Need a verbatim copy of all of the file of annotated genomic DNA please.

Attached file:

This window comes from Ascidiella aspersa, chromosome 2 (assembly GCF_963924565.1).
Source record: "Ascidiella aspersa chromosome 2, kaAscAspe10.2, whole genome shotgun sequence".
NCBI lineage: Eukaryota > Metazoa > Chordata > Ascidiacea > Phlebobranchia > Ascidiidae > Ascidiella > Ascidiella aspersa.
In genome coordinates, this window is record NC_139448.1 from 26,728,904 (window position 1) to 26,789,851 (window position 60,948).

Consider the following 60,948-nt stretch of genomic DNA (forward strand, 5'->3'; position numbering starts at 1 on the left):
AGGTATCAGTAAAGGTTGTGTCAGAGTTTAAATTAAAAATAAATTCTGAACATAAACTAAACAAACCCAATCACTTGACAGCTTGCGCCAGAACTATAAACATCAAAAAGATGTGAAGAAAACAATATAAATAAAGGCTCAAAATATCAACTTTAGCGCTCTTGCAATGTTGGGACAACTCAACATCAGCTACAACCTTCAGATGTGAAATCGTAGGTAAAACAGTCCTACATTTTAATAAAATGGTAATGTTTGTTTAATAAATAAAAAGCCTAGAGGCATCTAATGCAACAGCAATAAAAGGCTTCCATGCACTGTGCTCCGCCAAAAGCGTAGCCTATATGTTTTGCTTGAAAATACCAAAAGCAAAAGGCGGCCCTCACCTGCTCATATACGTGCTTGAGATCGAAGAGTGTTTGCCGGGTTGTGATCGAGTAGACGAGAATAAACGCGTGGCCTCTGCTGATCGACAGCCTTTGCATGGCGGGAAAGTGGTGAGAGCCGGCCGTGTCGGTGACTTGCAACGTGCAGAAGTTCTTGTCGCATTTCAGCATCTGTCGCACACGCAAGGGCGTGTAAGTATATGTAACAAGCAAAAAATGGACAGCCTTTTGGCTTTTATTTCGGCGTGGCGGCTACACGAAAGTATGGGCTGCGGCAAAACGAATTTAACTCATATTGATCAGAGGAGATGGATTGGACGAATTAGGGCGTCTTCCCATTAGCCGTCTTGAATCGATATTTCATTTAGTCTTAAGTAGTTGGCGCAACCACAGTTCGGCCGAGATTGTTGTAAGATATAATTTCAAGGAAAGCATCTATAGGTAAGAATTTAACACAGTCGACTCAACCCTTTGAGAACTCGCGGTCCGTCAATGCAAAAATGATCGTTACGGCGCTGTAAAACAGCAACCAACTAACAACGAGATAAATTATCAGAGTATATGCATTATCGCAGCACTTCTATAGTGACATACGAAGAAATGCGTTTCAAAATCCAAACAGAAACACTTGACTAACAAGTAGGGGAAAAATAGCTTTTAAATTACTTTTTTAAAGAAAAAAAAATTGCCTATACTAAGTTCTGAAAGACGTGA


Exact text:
This window comes from Ascidiella aspersa, chromosome 2 (assembly GCF_963924565.1).
Source record: "Ascidiella aspersa chromosome 2, kaAscAspe10.2, whole genome shotgun sequence".
NCBI lineage: Eukaryota > Metazoa > Chordata > Ascidiacea > Phlebobranchia > Ascidiidae > Ascidiella > Ascidiella aspersa.
In genome coordinates, this window is record NC_139448.1 from 26,728,904 (window position 1) to 26,789,851 (window position 60,948).

Consider the following 60,948-nt stretch of genomic DNA (forward strand, 5'->3'; position numbering starts at 1 on the left):
AGGTATCAGTAAAGGTTGTGTCAGAGTTTAAATTAAAAATAAATTCTGAACATAAACTAAACAAACCCAATCACTTGACAGCTTGCGCCAGAACTATAAACATCAAAAAGATGTGAAGAAAACAATATAAATAAAGGCTCAAAATATCAACTTTAGCGCTCTTGCAATGTTGGGACAACTCAACATCAGCTACAACCTTCAGATGTGAAATCGTAGGTAAAACAGTCCTACATTTTAATAAAATGGTAATGTTTGTTTAATAAATAAAAAGCCTAGAGGCATCTAATGCAACAGCAATAAAAGGCTTCCATGCACTGTGCTCCGCCAAAAGCGTAGCCTATATGTTTTGCTTGAAAATACCAAAAGCAAAAGGCGGCCCTCACCTGCTCATATACGTGCTTGAGATCGAAGAGTGTTTGCCGGGTTGTGATCGAGTAGACGAGAATAAACGCGTGGCCTCTGCTGATCGACAGCCTTTGCATGGCGGGAAAGTGGTGAGAGCCGGCCGTGTCGGTGACTTGCAACGTGCAGAAGTTCTTGTCGCATTTCAGCATCTGTCGCACACGCAAGGGCGTGTAAGTATATGTAACAAGCAAAAAATGGACAGCCTTTTGGCTTTTATTTCGGCGTGGCGGCTACACGAAAGTATGGGCTGCGGCAAAACGAATTTAACTCATATTGATCAGAGGAGATGGATTGGACGAATTAGGGCGTCTTCCCATTAGCCGTCTTGAATCGATATTTCATTTAGTCTTAAGTAGTTGGCGCAACCACAGTTCGGCCGAGATTGTTGTAAGATATAATTTCAAGGAAAGCATCTATAGGTAAGAATTTAACACAGTCGACTCAACCCTTTGAGAACTCGCGGTCCGTCAATGCAAAAATGATCGTTACGGCGCTGTAAAACAGCAACCAACTAACAACGAGATAAATTATCAGAGTATATGCATTATCGCAGCACTTCTATAGTGACATACGAAGAAATGCGTTTCAAAATCCAAACAGAAACACTTGACTAACAAGTAGGGGAAAAATAGCTTTTAAATTACTTTTTTAAAGAAAAAAAAATTGCCTATACTAAGTTCTGAAAGACGTGA